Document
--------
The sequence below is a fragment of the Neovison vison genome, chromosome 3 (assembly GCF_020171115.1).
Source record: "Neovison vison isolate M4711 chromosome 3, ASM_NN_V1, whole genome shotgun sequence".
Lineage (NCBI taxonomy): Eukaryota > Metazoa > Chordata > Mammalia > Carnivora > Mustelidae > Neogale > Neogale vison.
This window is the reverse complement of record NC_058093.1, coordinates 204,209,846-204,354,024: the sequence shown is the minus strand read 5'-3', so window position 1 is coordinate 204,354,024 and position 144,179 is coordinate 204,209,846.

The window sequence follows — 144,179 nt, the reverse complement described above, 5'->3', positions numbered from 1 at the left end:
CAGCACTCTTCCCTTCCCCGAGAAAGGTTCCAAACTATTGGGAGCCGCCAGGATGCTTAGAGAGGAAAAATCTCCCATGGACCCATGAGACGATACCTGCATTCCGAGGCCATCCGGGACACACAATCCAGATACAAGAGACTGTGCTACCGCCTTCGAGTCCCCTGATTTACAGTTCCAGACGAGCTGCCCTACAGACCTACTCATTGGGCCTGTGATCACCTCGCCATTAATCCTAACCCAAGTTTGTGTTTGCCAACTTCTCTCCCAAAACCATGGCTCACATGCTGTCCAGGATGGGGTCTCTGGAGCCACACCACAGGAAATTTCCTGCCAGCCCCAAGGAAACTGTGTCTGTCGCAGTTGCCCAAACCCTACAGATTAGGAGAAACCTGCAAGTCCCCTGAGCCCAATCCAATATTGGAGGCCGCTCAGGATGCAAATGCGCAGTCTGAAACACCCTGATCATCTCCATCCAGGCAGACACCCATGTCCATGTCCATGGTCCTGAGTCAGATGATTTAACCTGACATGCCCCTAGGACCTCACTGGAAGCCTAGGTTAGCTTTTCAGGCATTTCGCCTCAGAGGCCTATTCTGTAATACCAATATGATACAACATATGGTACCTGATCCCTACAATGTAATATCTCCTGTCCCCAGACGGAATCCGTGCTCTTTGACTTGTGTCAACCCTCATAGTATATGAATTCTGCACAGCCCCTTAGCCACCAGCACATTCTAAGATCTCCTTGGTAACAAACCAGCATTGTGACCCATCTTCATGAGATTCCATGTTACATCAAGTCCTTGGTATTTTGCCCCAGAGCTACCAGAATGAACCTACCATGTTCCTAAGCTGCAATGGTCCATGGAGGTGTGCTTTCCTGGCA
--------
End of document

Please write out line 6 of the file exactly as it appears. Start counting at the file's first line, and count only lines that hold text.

CAGCACTCTTCCCTTCCCCGAGAAAGGTTCCAAACTATTGGGAGCCGCCAGGATGCTTAGAGAGGAAAAATCTCCCATGGACCCATGAGACGATACCTGCATTCCGAGGCCATCCGGGACACACAATCCAGATACAAGAGACTGTGCTACCGCCTTCGAGTCCCCTGATTTACAGTTCCAGACGAGCTGCCCTACAGACCTACTCATTGGGCCTGTGATCACCTCGCCATTAATCCTAACCCAAGTTTGTGTTTGCCAACTTCTCTCCCAAAACCATGGCTCACATGCTGTCCAGGATGGGGTCTCTGGAGCCACACCACAGGAAATTTCCTGCCAGCCCCAAGGAAACTGTGTCTGTCGCAGTTGCCCAAACCCTACAGATTAGGAGAAACCTGCAAGTCCCCTGAGCCCAATCCAATATTGGAGGCCGCTCAGGATGCAAATGCGCAGTCTGAAACACCCTGATCATCTCCATCCAGGCAGACACCCATGTCCATGTCCATGGTCCTGAGTCAGATGATTTAACCTGACATGCCCCTAGGACCTCACTGGAAGCCTAGGTTAGCTTTTCAGGCATTTCGCCTCAGAGGCCTATTCTGTAATACCAATATGATACAACATATGGTACCTGATCCCTACAATGTAATATCTCCTGTCCCCAGACGGAATCCGTGCTCTTTGACTTGTGTCAACCCTCATAGTATATGAATTCTGCACAGCCCCTTAGCCACCAGCACATTCTAAGATCTCCTTGGTAACAAACCAGCATTGTGACCCATCTTCATGAGATTCCATGTTACATCAAGTCCTTGGTATTTTGCCCCAGAGCTACCAGAATGAACCTACCATGTTCCTAAGCTGCAATGGTCCATGGAGGTGTGCTTTCCTGGCA